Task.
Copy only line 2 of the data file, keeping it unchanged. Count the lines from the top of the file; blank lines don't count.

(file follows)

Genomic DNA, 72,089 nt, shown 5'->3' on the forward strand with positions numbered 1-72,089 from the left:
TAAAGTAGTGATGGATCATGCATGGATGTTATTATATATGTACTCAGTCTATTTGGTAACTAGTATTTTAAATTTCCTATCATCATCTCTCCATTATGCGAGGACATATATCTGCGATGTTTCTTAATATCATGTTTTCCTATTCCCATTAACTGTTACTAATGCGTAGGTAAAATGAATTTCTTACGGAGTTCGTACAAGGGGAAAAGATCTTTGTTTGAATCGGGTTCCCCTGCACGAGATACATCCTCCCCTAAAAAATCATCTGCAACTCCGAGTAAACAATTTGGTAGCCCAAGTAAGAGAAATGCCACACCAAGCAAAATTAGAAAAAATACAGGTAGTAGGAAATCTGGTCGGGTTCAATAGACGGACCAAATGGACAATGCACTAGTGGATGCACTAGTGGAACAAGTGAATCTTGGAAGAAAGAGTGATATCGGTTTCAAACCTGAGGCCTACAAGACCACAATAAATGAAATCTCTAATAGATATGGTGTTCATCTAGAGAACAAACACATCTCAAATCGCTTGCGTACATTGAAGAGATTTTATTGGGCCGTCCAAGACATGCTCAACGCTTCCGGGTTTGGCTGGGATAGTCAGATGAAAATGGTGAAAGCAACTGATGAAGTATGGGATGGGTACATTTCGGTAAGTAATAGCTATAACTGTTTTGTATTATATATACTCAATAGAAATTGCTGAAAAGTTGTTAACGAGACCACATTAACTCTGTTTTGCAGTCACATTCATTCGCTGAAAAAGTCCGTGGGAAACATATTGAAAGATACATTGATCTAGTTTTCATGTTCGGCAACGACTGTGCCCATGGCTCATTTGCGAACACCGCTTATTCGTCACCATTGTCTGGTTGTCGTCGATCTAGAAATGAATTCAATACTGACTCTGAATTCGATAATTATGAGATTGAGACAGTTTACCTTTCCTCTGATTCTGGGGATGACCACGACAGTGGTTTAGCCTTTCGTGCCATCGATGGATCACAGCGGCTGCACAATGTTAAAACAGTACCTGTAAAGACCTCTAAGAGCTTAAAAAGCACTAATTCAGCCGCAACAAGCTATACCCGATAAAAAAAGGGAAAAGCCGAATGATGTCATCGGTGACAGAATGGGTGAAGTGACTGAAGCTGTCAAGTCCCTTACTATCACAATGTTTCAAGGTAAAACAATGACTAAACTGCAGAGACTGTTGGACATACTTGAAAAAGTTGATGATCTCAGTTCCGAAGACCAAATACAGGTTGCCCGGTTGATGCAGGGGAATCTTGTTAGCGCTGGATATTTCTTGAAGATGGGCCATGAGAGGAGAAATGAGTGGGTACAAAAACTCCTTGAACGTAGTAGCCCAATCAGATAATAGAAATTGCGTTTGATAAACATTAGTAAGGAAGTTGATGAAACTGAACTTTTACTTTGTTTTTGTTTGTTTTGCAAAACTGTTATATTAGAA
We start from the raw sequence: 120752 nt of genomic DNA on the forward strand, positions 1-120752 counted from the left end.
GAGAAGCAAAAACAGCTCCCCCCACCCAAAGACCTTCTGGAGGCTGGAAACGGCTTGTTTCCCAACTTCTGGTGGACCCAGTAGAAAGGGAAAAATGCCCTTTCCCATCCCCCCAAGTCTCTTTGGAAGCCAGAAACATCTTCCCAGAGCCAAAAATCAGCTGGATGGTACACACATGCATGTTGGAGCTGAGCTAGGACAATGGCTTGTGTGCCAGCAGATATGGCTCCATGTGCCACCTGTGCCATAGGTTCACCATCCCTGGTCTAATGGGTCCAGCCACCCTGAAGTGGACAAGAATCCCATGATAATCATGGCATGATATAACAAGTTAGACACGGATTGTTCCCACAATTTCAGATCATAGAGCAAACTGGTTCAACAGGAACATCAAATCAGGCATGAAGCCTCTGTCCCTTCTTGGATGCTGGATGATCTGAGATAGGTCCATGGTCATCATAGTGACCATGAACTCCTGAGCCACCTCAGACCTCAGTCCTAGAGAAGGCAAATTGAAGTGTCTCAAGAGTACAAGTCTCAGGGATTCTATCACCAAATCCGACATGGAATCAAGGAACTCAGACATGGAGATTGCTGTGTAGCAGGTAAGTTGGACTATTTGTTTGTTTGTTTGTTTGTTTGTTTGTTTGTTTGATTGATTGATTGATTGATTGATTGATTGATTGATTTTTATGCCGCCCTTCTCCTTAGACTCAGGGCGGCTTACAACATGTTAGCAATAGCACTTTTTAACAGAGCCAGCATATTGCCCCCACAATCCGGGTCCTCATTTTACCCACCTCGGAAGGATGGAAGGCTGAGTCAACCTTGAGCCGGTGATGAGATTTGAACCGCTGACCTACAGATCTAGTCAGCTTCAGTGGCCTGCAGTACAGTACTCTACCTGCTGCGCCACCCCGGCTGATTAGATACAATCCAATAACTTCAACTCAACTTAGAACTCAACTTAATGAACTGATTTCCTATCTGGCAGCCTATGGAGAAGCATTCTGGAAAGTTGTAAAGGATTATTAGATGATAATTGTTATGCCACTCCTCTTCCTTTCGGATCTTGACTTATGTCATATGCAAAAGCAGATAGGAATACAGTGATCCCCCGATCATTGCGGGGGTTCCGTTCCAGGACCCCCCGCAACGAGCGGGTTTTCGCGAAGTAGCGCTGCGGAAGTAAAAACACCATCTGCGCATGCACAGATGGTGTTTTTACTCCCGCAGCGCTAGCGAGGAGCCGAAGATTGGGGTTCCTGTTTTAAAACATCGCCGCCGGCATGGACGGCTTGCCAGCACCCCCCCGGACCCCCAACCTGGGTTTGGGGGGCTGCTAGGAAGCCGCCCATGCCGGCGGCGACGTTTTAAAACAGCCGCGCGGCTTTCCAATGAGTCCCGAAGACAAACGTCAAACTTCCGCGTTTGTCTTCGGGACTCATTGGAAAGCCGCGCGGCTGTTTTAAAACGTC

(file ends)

TAAAGTAGTGATGGATCATGCATGGATGTTATTATATATGTACTCAGTCTATTTGGTAACTAGTATTTTAAATTTCCTATCATCATCTCTCCATTATGCGAGGACATATATCTGCGATGTTTCTTAATATCATGTTTTCCTATTCCCATTAACTGTTACTAATGCGTAGGTAAAATGAATTTCTTACGGAGTTCGTACAAGGGGAAAAGATCTTTGTTTGAATCGGGTTCCCCTGCACGAGATACATCCTCCCCTAAAAAATCATCTGCAACTCCGAGTAAACAATTTGGTAGCCCAAGTAAGAGAAATGCCACACCAAGCAAAATTAGAAAAAATACAGGTAGTAGGAAATCTGGTCGGGTTCAATAGACGGACCAAATGGACAATGCACTAGTGGATGCACTAGTGGAACAAGTGAATCTTGGAAGAAAGAGTGATATCGGTTTCAAACCTGAGGCCTACAAGACCACAATAAATGAAATCTCTAATAGATATGGTGTTCATCTAGAGAACAAACACATCTCAAATCGCTTGCGTACATTGAAGAGATTTTATTGGGCCGTCCAAGACATGCTCAACGCTTCCGGGTTTGGCTGGGATAGTCAGATGAAAATGGTGAAAGCAACTGATGAAGTATGGGATGGGTACATTTCGGTAAGTAATAGCTATAACTGTTTTGTATTATATATACTCAATAGAAATTGCTGAAAAGTTGTTAACGAGACCACATTAACTCTGTTTTGCAGTCACATTCATTCGCTGAAAAAGTCCGTGGGAAACATATTGAAAGATACATTGATCTAGTTTTCATGTTCGGCAACGACTGTGCCCATGGCTCATTTGCGAACACCGCTTATTCGTCACCATTGTCTGGTTGTCGTCGATCTAGAAATGAATTCAATACTGACTCTGAATTCGATAATTATGAGATTGAGACAGTTTACCTTTCCTCTGATTCTGGGGATGACCACGACAGTGGTTTAGCCTTTCGTGCCATCGATGGATCACAGCGGCTGCACAATGTTAAAACAGTACCTGTAAAGACCTCTAAGAGCTTAAAAAGCACTAATTCAGCCGCAACAAGCTATACCCGATAAAAAAAGGGAAAAGCCGAATGATGTCATCGGTGACAGAATGGGTGAAGTGACTGAAGCTGTCAAGTCCCTTACTATCACAATGTTTCAAGGTAAAACAATGACTAAACTGCAGAGACTGTTGGACATACTTGAAAAAGTTGATGATCTCAGTTCCGAAGACCAAATACAGGTTGCCCGGTTGATGCAGGGGAATCTTGTTAGCGCTGGATATTTCTTGAAGATGGGCCATGAGAGGAGAAATGAGTGGGTACAAAAACTCCTTGAACGTAGTAGCCCAATCAGATAATAGAAATTGCGTTTGATAAACATTAGTAAGGAAGTTGATGAAACTGAACTTTTACTTTGTTTTTGTTTGTTTTGCAAAACTGTTATATTAGAA